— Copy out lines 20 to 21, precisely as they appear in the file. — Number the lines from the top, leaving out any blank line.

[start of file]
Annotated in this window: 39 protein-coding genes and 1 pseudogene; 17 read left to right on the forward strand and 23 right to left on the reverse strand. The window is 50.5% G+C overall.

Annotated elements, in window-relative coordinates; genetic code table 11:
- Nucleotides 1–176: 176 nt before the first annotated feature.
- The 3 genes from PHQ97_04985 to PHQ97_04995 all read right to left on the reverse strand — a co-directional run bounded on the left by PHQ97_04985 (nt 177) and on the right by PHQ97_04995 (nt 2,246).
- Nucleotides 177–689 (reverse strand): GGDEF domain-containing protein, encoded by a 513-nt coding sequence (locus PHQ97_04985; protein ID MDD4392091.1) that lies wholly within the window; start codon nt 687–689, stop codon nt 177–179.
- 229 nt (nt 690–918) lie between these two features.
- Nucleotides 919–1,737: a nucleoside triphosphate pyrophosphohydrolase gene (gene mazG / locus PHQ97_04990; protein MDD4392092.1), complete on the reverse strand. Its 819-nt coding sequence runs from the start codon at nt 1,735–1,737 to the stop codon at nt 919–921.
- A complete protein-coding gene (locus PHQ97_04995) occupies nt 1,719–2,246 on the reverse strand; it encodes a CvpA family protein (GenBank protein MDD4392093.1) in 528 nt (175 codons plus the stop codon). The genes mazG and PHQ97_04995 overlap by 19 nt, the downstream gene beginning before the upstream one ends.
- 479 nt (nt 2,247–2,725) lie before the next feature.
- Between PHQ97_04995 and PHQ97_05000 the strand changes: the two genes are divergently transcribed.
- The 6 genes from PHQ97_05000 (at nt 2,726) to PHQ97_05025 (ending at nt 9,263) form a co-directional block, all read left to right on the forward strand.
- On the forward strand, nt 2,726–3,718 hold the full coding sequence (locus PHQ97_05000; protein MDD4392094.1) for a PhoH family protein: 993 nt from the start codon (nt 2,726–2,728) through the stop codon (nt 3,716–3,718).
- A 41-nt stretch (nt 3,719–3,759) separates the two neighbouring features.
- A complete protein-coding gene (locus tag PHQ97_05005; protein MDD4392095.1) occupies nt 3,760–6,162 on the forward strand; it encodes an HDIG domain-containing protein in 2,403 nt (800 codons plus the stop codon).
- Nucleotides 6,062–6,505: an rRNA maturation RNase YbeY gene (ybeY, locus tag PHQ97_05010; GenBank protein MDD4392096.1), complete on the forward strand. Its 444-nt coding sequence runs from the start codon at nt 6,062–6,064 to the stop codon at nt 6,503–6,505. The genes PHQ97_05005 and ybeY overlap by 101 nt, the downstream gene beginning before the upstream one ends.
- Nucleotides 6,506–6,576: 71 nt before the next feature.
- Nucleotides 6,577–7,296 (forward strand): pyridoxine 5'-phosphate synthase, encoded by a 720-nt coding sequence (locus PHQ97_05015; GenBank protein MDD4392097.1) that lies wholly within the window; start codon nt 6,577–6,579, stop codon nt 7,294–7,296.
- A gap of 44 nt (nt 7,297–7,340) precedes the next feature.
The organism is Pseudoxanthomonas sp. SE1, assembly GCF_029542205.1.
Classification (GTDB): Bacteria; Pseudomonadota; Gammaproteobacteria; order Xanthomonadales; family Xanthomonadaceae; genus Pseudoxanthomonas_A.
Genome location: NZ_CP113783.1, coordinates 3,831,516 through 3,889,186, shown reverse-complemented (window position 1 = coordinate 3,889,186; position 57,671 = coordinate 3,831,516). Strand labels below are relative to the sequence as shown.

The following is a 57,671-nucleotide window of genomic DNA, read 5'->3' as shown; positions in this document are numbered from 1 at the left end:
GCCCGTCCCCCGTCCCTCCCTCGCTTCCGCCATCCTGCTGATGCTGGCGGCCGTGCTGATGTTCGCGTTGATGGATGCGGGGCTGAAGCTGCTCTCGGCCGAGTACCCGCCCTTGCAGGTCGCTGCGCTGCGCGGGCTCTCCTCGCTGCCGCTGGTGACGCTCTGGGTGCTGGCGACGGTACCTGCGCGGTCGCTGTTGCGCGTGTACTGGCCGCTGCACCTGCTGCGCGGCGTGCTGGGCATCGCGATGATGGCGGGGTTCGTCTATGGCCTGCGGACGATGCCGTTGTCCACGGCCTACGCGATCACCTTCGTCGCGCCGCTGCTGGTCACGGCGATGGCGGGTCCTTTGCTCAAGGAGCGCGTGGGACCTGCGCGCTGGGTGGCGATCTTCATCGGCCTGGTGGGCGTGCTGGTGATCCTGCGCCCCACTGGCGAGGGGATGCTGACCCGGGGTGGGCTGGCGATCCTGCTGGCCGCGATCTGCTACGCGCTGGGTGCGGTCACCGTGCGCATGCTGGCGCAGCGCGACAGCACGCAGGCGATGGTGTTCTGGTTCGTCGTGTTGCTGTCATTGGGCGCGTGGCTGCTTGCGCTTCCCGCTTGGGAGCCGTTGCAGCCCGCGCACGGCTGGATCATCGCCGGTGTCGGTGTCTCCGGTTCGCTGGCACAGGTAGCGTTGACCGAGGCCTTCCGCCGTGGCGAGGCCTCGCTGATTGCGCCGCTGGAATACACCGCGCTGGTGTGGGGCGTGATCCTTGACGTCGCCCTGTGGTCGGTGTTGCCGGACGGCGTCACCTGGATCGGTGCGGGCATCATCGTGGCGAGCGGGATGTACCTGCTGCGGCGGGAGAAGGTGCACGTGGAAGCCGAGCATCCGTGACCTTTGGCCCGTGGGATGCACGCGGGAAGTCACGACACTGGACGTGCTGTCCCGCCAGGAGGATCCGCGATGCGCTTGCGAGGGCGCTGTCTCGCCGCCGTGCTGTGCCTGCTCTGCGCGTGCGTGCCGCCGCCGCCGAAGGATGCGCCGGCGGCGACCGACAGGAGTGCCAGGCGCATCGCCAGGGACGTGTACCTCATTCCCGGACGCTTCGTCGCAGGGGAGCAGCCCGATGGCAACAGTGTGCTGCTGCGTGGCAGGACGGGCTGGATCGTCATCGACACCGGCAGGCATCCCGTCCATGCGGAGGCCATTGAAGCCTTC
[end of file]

Classification (GTDB): Bacteria; Pseudomonadota; Gammaproteobacteria; order Xanthomonadales; family Xanthomonadaceae; genus Pseudoxanthomonas_A.
Genome location: NZ_CP113783.1, coordinates 3,831,516 through 3,889,186, shown reverse-complemented (window position 1 = coordinate 3,889,186; position 57,671 = coordinate 3,831,516). Strand labels below are relative to the sequence as shown.